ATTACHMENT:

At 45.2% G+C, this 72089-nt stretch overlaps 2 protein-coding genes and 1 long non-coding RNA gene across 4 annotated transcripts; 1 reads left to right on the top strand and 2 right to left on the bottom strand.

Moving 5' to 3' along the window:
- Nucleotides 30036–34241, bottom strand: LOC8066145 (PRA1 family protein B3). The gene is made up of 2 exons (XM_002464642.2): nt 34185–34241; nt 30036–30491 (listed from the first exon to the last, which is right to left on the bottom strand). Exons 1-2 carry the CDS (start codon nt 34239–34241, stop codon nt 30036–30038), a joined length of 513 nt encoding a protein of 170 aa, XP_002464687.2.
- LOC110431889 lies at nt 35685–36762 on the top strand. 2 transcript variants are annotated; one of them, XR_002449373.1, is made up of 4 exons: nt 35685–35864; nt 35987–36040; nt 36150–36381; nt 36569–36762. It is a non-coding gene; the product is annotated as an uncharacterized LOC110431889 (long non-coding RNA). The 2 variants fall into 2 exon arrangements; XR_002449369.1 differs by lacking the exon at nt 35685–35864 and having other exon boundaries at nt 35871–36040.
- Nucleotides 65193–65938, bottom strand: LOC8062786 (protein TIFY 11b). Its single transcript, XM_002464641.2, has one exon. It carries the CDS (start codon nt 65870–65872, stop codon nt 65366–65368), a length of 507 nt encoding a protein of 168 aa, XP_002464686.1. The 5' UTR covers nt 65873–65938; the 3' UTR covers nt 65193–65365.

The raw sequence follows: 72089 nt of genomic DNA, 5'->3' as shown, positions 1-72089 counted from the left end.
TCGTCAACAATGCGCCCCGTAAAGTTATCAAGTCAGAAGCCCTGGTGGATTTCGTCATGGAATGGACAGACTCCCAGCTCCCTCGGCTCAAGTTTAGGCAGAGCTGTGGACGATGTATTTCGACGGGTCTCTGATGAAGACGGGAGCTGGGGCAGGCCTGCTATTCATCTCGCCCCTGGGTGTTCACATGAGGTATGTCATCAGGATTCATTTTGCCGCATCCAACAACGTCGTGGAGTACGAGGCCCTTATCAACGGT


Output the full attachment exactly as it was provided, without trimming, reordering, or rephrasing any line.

At 45.2% G+C, this 72089-nt stretch overlaps 2 protein-coding genes and 1 long non-coding RNA gene across 4 annotated transcripts; 1 reads left to right on the top strand and 2 right to left on the bottom strand.

Moving 5' to 3' along the window:
- Nucleotides 30036–34241, bottom strand: LOC8066145 (PRA1 family protein B3). The gene is made up of 2 exons (XM_002464642.2): nt 34185–34241; nt 30036–30491 (listed from the first exon to the last, which is right to left on the bottom strand). Exons 1-2 carry the CDS (start codon nt 34239–34241, stop codon nt 30036–30038), a joined length of 513 nt encoding a protein of 170 aa, XP_002464687.2.
- LOC110431889 lies at nt 35685–36762 on the top strand. 2 transcript variants are annotated; one of them, XR_002449373.1, is made up of 4 exons: nt 35685–35864; nt 35987–36040; nt 36150–36381; nt 36569–36762. It is a non-coding gene; the product is annotated as an uncharacterized LOC110431889 (long non-coding RNA). The 2 variants fall into 2 exon arrangements; XR_002449369.1 differs by lacking the exon at nt 35685–35864 and having other exon boundaries at nt 35871–36040.
- Nucleotides 65193–65938, bottom strand: LOC8062786 (protein TIFY 11b). Its single transcript, XM_002464641.2, has one exon. It carries the CDS (start codon nt 65870–65872, stop codon nt 65366–65368), a length of 507 nt encoding a protein of 168 aa, XP_002464686.1. The 5' UTR covers nt 65873–65938; the 3' UTR covers nt 65193–65365.

The raw sequence follows: 72089 nt of genomic DNA, 5'->3' as shown, positions 1-72089 counted from the left end.
TCGTCAACAATGCGCCCCGTAAAGTTATCAAGTCAGAAGCCCTGGTGGATTTCGTCATGGAATGGACAGACTCCCAGCTCCCTCGGCTCAAGTTTAGGCAGAGCTGTGGACGATGTATTTCGACGGGTCTCTGATGAAGACGGGAGCTGGGGCAGGCCTGCTATTCATCTCGCCCCTGGGTGTTCACATGAGGTATGTCATCAGGATTCATTTTGCCGCATCCAACAACGTCGTGGAGTACGAGGCCCTTATCAACGGT